The work of Nuno Portas is rich in its complexity and range. That much was evident when we were confronted with his diverse body of work in the form of an accumulated archive of texts, drawings, plans, cuttings, photos and slides, and an extensive library of reference books. But this was not in my mind simply a documental project. I wanted to reflect his methods and outlook and posture in the world, in short to reflect the complexity of the man as well as his intellectual and practical production. It's here that as designers we are charged with our primary task – regardless of where the content originates – which is to make decisions about how it is delivered, how it is modelled. In short it's where we make decisions about form.
The original idea for the book was for it not to be a book at all but an extensive large-format journal. This was because I had planned that the design of the light tables in the exhibition would be scaled down and 'transported' onto the pages of the journal. In designing the light tables, the idea was that we would be simultaneously be designing the publication, thus saving us precious pagination time.
The best intentions however do not always lead to the best solutions. We discovered that what worked as a three dimensional graphic representation was failing to work when transported to print. A last minute decision meant we had just three weeks to change course and begin working on a book instead. One that we had no idea how many pages it would end up being. In the end it was 640.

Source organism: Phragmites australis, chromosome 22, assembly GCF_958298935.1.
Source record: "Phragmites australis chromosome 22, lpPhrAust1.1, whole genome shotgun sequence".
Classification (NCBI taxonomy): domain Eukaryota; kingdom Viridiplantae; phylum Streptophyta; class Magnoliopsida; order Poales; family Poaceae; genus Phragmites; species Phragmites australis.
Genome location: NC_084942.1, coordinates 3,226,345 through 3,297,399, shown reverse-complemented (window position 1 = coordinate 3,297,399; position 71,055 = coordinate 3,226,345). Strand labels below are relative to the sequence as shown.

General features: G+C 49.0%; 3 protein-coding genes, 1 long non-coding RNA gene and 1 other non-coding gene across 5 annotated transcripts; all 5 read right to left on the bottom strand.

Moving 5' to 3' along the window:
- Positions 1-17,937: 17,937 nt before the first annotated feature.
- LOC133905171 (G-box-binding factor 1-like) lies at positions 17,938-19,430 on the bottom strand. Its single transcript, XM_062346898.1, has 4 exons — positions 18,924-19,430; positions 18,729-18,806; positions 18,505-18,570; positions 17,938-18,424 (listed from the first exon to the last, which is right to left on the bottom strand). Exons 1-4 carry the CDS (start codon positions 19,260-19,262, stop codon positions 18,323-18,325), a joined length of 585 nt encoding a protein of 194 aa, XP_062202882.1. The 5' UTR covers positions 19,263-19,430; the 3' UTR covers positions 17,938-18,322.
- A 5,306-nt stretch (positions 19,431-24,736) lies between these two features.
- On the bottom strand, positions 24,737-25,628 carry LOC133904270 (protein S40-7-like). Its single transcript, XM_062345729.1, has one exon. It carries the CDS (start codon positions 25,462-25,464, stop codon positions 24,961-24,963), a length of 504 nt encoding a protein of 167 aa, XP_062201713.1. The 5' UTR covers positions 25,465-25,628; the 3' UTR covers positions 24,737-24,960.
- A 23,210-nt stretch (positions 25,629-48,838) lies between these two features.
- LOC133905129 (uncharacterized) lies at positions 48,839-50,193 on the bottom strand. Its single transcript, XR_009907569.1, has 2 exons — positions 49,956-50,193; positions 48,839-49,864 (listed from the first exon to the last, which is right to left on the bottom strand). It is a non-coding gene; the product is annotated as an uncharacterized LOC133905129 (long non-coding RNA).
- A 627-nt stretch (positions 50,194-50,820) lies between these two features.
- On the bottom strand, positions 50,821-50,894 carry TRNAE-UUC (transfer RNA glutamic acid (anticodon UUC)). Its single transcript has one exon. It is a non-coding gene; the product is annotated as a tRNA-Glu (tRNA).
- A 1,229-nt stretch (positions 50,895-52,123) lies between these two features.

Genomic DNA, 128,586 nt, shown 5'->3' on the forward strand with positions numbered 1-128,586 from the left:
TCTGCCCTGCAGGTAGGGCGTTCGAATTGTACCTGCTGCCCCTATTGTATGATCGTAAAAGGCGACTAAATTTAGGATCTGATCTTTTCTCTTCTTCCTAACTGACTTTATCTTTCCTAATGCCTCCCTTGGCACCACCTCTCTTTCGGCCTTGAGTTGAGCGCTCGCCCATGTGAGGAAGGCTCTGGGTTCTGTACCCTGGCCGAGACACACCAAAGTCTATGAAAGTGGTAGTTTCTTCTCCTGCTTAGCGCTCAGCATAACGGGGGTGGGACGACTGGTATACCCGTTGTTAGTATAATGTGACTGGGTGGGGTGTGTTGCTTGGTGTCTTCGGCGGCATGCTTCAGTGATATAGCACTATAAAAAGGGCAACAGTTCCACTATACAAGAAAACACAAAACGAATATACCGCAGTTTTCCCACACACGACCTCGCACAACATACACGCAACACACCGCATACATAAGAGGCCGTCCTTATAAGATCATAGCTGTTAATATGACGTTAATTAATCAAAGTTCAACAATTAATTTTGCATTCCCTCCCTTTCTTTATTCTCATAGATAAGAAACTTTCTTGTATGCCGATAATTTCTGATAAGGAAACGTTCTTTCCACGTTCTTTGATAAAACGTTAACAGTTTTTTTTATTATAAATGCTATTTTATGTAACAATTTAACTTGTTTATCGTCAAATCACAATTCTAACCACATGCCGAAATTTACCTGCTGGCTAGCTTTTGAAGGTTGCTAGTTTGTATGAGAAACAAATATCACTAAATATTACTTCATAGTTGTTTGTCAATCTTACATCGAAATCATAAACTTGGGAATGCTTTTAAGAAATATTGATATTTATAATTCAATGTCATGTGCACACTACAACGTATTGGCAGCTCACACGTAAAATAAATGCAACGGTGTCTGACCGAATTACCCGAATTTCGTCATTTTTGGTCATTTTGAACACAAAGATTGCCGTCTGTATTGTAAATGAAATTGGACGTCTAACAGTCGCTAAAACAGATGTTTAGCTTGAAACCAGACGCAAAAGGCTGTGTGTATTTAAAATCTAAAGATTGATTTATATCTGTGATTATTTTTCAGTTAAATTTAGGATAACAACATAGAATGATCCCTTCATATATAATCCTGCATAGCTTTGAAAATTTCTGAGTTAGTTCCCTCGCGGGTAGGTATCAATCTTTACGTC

In either case it was the intention that the publication conveyed a particular aesthetic which I would describe as a working document; an aesthetic which attempted to reflect qualities and characteristics of the man – clear but not crisp, organised but not ordered, complex but not complicated, diverse, sometimes unpredictable, and above all plural and with depth. And so decisions about visual form followed. A book that was small enough to sit comfortably in your hands – intimate but extensive. A paper stock that deterred preciousness in both its texture and weight. A mix of typefaces (seven in all) and sizes, and treatments, to reflect plurality and epochs and to avoid systemization. A diverse mix of layouts for similar purposes. In all a graphic vocabulary which attempts to reflect a particular type of social and political complexity. Finally, the launch of the book was delayed in order that photos of the exhibition could be included.
Date March 2012
Client Guimarães 2012 – European Capital of Culture
Format 23cm x 16,5cm